Biogas typically refers to a mixture of different gases produced by the breakdown of organic matter in the absence of oxygen. Biogas can be produced from raw materials such as agricultural waste, manure, municipal waste, plant material, sewage, green waste or food waste. It is a renewable energy source and in many cases exerts a very small carbon footprint. Biogas can be produced by anaerobic digestion with anaerobic bacteria, which digest material inside a closed system, or fermentation of biodegradable materials. Biogas is primarily methane (CH4) and carbon dioxide (CO2) and may have small amounts of hydrogen sulphide (H2S), moisture and siloxanes .Biogas is produced as landfill gas (LFG), which is produced by the breakdown of biodegradable waste inside a landfill due to chemical reactions and microbes, or as digested gas, produced inside an anaerobic digester. By converting cow manure into methane biogas via anaerobic digestion, the millions of cattle in the United States would be able to produce 100 billion kilowatt hours of electricity, enough to power millions of homes across the United States. In fact, one cow can produce enough manure in one day to generate 3 kilowatt hours of electricity; the dangers of biogas are mostly similar to those of natural gas, but with an additional risk from the toxicity of its hydrogen sulfide fraction. Biogas can be explosive when mixed one part biogas to 8-20 parts air.

  • Track 3-1Biogas from agriculture waste
  • Track 3-2Biogas from algae
  • Track 3-3New & possible substrates for biogas production
  • Track 3-4Biogas technologies
  • Track 3-5Biogas from waste vegetables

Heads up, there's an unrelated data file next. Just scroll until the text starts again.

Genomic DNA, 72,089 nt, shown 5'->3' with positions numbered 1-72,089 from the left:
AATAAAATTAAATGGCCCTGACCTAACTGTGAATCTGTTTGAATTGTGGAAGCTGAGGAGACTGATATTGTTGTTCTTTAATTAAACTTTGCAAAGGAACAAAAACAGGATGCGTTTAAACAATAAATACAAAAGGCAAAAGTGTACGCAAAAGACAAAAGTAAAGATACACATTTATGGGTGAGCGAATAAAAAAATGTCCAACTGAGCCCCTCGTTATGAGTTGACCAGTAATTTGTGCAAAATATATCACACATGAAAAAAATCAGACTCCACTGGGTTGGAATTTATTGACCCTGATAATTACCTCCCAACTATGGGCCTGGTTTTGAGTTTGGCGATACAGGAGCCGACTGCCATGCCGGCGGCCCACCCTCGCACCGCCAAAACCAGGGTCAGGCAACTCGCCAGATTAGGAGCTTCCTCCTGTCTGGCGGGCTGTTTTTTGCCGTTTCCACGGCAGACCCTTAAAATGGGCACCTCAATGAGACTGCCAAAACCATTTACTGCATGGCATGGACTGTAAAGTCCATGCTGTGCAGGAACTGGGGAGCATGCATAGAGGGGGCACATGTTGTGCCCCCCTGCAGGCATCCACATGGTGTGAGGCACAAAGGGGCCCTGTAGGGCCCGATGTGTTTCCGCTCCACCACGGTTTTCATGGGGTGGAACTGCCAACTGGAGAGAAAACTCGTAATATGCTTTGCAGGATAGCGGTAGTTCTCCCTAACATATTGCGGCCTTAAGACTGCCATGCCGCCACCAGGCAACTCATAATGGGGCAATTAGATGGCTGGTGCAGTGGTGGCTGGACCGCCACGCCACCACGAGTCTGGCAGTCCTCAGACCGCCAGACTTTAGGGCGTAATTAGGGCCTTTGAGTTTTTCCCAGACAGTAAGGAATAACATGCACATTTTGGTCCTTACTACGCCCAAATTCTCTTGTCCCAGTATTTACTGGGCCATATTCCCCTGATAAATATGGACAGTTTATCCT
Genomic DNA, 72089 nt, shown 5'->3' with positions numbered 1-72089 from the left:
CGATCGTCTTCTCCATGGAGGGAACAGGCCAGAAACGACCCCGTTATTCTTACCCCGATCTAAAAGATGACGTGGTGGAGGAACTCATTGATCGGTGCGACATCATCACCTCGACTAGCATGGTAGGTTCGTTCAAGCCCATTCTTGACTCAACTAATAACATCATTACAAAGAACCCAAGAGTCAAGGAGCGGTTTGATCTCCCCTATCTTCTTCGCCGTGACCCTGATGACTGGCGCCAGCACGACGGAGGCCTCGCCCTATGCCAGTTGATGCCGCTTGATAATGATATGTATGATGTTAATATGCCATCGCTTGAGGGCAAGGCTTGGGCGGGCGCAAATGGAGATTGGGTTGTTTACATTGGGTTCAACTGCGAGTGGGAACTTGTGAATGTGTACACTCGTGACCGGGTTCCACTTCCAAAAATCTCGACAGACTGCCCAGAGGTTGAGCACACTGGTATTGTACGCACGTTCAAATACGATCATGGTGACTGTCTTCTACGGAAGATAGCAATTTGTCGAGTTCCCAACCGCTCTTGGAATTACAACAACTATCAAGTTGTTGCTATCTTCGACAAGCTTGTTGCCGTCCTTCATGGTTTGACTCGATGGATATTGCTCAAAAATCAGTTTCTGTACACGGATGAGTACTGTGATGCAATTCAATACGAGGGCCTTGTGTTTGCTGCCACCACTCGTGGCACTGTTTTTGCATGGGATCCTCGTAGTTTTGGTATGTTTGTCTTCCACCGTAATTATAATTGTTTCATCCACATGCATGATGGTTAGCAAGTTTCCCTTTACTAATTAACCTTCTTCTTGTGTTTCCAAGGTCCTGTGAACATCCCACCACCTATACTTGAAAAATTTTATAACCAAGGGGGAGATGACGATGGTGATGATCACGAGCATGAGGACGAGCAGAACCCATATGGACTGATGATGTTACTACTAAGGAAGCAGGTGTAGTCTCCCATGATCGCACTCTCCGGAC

The principle fuel used as a petroleum substitute is bioethanol. Bioethanol is mainly produced by the sugar fermentation process, although it can also be produced by the chemical process of reacting ethylene with steam. The main source of sugar required to produce ethanol comes from fuel or energy crops. These fuel crops are normally grown specifically for energy use and include maize, corn and wheat crops, waste straw, willow, sawdust, reed canary grass, cord grasses, Jerusalem artichoke, Myscanthus and sorghum plants. There is also ongoing research and development into the use of municipal solid wastes to produce ethanol fuel. Brazil and the United States account for over 70 percent of all ethanol production in the world today with the USA producing an estimated 6,500 Million gallons a year. Bioethanol produces only carbon dioxide and water as the waster products on burning, and the carbon dioxide released during fermentation and combustion equals the amount removed from the atmosphere while the crop is growing This fuel is not suitable for use in all cars and you should check compatibility with your vehicle manufacturer before using it. If in doubt use the standard SP95 or SP98 Octane unleaded fuel which continues to be available alongside the new fuel. Researchers have recently launched a proposal to cultivate massive amounts of seaweed or algae. They laims that the project could occupy about ten thousand kilometers of seaweed farm and they estimated that the farm would be able to produce bioethanol from algae, as much as 20 million kiloliters or 5.3 billion gallons of bioethanol per year.